Toyota FJ Cruiser
The underside of the FJ Cruiser has off-roading in mind.
Everything is tucked up very nicely, including the arms.
Toyota FJ Cruiser
New regulations mean no more gas tanks behind the rear axle. There's a ton of room back there under the rear of the body.

The FJ Cruiser kicked serious tail on the trails for a stock vehicle. It climbed over just about anything we tried and moved smoothly over the access trails. The only problems we had were due to low ground clearance. The running boards, though meant to protect body sheet metal, actually caused us to get hung up a lot, since they hang rather low. On several occasions this happened, and on one, specifically, caused us to rotate and damage the plastic on our front bumper. The running boards did protect our body but both were trashed by the end of the day, despite our careful driving. This, however, can easily be remedied by the aftermarket. If you plan on 'wheeling your FJ Cruiser, forego the running boards and get steel rocker bars instead. Also consider a steel front bumper.

Toyota FJ Cruiser
Crossing over these ruts, we got hopelessly hung up and had to get out the strap. Though the running boards did protect the body, they hang down low and get in the way.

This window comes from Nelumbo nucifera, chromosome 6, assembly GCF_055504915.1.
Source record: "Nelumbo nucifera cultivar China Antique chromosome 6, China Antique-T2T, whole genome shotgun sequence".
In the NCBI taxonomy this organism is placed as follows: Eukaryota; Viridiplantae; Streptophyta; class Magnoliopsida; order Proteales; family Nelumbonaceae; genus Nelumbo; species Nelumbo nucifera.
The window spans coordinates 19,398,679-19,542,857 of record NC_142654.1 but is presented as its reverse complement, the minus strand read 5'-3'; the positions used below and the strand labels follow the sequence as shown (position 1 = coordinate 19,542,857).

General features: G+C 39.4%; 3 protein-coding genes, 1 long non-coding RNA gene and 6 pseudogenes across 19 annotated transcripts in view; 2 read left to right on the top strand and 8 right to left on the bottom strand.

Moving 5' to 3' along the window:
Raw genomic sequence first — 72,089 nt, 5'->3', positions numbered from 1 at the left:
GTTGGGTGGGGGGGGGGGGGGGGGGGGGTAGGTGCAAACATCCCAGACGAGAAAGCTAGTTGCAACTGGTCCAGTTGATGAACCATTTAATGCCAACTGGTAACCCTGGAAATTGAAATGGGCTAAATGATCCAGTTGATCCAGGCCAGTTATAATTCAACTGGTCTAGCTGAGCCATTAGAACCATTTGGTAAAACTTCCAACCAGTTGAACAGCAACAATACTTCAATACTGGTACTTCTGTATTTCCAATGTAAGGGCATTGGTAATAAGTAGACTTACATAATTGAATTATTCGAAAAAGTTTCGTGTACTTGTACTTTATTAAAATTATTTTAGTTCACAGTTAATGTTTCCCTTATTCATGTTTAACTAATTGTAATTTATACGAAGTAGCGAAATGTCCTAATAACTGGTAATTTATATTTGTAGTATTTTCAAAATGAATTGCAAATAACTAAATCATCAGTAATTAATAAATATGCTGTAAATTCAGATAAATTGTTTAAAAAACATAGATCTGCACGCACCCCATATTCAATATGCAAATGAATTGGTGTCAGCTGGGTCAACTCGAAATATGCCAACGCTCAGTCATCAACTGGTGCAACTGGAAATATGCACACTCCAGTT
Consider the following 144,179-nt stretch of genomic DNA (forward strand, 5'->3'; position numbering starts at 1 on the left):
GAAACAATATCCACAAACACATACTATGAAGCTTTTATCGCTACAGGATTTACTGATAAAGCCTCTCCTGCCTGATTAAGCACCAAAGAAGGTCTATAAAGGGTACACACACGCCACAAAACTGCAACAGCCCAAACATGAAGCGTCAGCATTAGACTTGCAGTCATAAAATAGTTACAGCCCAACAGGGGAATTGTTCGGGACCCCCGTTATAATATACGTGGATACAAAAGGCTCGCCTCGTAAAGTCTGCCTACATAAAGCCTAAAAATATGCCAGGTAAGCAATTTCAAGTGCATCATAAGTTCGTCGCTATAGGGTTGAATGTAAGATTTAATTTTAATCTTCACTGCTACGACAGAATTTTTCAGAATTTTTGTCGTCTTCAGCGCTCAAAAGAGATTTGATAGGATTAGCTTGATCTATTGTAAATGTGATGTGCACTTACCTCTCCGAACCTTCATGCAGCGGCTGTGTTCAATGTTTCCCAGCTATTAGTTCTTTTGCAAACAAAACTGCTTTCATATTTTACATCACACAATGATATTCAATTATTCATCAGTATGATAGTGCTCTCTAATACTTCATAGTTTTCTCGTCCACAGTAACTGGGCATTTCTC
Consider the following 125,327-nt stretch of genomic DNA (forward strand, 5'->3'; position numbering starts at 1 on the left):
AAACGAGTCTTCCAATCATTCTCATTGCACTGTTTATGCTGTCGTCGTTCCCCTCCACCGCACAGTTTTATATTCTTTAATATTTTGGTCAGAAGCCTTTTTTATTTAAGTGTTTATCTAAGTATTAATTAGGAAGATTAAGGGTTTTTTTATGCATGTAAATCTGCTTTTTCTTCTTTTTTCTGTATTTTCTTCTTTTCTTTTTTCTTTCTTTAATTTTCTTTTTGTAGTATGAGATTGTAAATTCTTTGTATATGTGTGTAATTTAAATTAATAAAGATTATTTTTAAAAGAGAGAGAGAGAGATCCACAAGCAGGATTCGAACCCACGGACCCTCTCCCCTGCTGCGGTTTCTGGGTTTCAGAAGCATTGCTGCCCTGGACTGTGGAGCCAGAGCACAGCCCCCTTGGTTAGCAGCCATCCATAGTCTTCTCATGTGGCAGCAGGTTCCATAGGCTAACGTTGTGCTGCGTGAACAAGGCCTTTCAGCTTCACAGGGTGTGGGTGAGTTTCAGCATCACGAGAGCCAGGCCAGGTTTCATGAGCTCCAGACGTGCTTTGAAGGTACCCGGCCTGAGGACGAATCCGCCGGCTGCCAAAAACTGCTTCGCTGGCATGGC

Toyota FJ Cruiser
This and a few other spots caused plenty of cosmetic damage to both running boards. We recommend aftermarket metal ones if you're going to 'wheel your FJ Cruiser.

I really enjoyed my week with the FJ Cruisers. They were comfortable and fun to drive around town and proved to be very useful when I needed the actual utility part of the SUV. One easily swallowed up a 36" fan I picked up for our warehouse with the rear seats folded down. The rear door, though it looks heavy, actually opens easily and has a locking mechanism to keep it open on hills. Our one complaint on the rear door is that in order to open the back glass you must have the keys in the rear door, which can be inconvenient.

Toyota FJ Cruiser
Toyota FJ Cruiser

The rear seat is usable for kids but not really for baby-carrying. You can access it ok with the rear doors, however, space between the rear and front seats is probably too small for baby seats - especially rear-facing ones. So if you have little ones, let them grow up a bit before considering this as your family car.

The FJ Cruiser proved itself to be a worthy companion, daily driver, and weekend warrior. Toyota's build quality is incredible. Nary a squeak or rattle revealed itself after our trails and nothing broke or fell off as we pounded it on the rocks.

My hunch was that Toyota didn't really intend this to be a 2007 FJ-40 and I was right. Look at the FJ Cruiser in its own right and you'll find it to be one of the most capable and affordable 4x4 SUVs on the market. If you really want to off-road it on the tough trails, lift it a bit (several kits already exist) and put some beefier tires on it and you'll be good to go.

Daring styling, fantastic on-road drive, fair price, and off-road ability make the FJ Cruiser one heck of a great package. We expect we'll be seeing a good many on the trails in the coming years.

Michael Cohn

Michael Cohn is the Editor and founder of Rockcrawler.com. Michael enjoys music, technology, and four-wheeling other peoples' vehicles.

Contact Michael at comments@rockcrawler.com